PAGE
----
Thursday, 15 November 2007
What must it be like to be famous like J.K. Rawlings? Now she’s written all those Barry Potter books, she can’t even go out in the street without being mobbed. That’s why as an author I’m keeping a low profile and not pushing my own novel, “Thai Girl” too hard.
I was in Bangkok at the bottom of Soi Thonglor the other day with Cat and friends and we’d just had one of those round Italian cheese things on toast when a tall Thai man came up and asked if I was the novelist, Andrew Hicks. He then asked if he could have his photo taken with me and as he was really pleasant and friendly, how could I say no.
At least I think that’s what happened… it was all done through Cat in Thai and she never explains things to me properly. I’m not sure who he was exactly but they all seemed quite excited about the whole incident and kept talking about tennis.
It’s happened to me like that once before when I got chatting to a nice English guy called Dave in Asia Books. He took our picture together and later emailed it to me. He’s kept in touch since then and I guess you could call him my fan club.
My novel’s done pretty well so I’m a bit nervous about getting sucked into the celebrity circuit like Rawlings has. Okay, my sales aren’t in the same league as the Bible and Shakespeare and I admit Rawlings has now sold more than me, but you never know what’s about to happen in the world of literature. This year’s Booker winner was a big surprise! Instant fame!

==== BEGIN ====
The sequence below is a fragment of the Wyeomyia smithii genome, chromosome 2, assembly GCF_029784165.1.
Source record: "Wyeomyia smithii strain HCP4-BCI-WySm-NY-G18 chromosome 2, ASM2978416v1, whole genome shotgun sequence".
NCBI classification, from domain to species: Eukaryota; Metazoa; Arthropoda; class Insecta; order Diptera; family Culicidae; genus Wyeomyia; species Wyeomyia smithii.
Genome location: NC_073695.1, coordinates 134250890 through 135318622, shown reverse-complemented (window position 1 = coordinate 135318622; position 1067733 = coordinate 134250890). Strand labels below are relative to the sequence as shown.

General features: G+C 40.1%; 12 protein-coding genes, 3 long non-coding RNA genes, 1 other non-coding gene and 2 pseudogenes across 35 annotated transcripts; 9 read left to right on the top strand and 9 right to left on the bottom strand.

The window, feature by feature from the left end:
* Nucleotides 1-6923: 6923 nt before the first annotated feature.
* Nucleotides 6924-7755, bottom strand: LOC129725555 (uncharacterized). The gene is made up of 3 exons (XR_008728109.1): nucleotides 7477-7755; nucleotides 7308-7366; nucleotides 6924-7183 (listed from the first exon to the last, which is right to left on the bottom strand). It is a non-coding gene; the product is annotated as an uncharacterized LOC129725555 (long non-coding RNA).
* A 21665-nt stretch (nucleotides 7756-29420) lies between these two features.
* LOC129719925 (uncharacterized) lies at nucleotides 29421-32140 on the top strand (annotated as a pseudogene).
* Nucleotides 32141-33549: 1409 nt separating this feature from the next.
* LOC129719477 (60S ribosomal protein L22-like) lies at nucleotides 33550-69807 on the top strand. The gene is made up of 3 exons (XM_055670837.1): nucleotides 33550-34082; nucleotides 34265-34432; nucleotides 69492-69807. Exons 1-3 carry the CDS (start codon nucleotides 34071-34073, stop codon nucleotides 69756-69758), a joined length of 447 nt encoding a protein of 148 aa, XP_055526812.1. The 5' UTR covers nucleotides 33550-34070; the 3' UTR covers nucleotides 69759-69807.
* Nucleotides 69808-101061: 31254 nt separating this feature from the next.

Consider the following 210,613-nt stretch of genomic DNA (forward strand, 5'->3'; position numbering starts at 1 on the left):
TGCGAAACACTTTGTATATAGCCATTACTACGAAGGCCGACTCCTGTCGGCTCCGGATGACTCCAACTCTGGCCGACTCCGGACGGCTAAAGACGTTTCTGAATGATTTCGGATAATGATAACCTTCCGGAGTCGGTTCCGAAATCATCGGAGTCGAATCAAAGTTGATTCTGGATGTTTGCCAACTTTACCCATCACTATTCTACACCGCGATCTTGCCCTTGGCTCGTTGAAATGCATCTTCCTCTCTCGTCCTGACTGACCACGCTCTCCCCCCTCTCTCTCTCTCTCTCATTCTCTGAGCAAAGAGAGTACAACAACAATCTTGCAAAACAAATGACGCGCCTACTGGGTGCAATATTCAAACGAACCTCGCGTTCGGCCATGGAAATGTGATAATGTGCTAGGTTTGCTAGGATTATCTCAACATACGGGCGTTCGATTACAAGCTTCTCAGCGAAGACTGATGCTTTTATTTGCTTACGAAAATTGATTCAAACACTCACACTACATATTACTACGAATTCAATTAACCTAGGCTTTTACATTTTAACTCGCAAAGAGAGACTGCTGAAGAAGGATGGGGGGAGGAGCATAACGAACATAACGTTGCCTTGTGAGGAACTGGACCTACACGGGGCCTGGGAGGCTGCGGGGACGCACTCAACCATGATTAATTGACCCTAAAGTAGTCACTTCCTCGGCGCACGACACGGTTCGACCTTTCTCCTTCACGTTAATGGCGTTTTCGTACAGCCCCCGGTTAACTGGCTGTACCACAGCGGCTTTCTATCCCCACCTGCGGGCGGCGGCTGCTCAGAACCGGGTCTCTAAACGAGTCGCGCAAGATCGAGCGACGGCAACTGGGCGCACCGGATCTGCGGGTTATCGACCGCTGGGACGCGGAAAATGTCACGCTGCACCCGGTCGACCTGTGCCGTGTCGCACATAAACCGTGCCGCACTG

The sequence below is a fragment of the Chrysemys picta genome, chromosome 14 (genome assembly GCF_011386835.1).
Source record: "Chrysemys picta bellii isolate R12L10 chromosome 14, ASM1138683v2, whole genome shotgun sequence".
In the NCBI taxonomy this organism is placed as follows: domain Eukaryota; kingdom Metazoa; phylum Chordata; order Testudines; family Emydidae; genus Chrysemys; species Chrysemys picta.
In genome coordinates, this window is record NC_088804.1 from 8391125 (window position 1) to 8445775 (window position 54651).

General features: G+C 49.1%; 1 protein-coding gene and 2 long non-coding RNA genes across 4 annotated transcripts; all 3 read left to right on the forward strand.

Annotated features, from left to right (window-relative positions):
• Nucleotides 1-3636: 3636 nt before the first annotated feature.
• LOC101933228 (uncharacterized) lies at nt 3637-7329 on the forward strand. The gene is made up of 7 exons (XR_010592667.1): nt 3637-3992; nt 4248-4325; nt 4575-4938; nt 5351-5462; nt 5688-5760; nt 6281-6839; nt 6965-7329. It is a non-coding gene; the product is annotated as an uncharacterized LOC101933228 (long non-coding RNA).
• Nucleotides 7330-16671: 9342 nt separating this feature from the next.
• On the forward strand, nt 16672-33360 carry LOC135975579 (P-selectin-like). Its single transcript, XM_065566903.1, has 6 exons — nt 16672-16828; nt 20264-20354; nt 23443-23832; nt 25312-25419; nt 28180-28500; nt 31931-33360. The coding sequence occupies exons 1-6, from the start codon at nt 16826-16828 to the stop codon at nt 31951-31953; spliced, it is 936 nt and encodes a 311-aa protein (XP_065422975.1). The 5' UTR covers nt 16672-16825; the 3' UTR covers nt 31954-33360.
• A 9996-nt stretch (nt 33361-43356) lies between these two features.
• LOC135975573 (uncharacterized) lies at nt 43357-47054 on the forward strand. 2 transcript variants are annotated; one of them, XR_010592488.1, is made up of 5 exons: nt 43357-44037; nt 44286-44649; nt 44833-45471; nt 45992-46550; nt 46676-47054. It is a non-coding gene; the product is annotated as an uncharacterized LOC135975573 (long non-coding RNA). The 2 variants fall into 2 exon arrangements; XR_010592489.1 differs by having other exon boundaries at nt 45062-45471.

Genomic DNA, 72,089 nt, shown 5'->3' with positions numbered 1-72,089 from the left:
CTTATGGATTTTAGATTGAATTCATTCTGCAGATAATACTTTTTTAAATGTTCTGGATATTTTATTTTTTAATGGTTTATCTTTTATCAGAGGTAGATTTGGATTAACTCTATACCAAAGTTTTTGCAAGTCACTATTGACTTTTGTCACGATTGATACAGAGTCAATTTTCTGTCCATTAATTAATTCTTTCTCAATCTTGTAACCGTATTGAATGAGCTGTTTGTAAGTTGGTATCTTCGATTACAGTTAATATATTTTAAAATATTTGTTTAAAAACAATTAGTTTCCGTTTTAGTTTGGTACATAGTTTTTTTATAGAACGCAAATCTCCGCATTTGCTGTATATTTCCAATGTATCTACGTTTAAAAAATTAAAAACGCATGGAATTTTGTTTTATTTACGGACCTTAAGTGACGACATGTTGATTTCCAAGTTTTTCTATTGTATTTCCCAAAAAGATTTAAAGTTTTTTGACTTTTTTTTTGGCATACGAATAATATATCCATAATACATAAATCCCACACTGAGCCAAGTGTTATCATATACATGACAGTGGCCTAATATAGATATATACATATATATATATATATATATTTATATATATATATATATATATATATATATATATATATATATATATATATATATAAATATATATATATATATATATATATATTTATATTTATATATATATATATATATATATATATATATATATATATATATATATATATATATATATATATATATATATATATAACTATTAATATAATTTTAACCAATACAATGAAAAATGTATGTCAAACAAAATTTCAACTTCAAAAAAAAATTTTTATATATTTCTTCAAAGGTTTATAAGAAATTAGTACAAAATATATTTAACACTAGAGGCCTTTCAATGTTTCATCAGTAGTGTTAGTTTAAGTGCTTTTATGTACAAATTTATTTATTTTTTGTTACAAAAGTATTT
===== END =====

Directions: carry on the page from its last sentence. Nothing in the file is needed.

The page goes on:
Everyone wants to be famous nowadays but when they make it as a celebrity, they can’t always deal with the downsides, like being mobbed in public all the time. That’s the paradox of fame.
Something surprised me once though. I was crossing the concourse at Paddington station in London and realized I was behind Norman Lamont, the Chancellor of the Exchequer, who was running for a train. He’s pretty distinctive as he looks like a badger in a suit but not a soul seemed to recognise him or even to turn their head.
On the other hand it must be tough as a politician if you can’t even take your trousers off without people gawping at your interstices. I was once in the changing rooms of a sailing club in Cowes disrobing for a race when I realized the hairy legs next to me belonged to the then serving Conservative prime minister.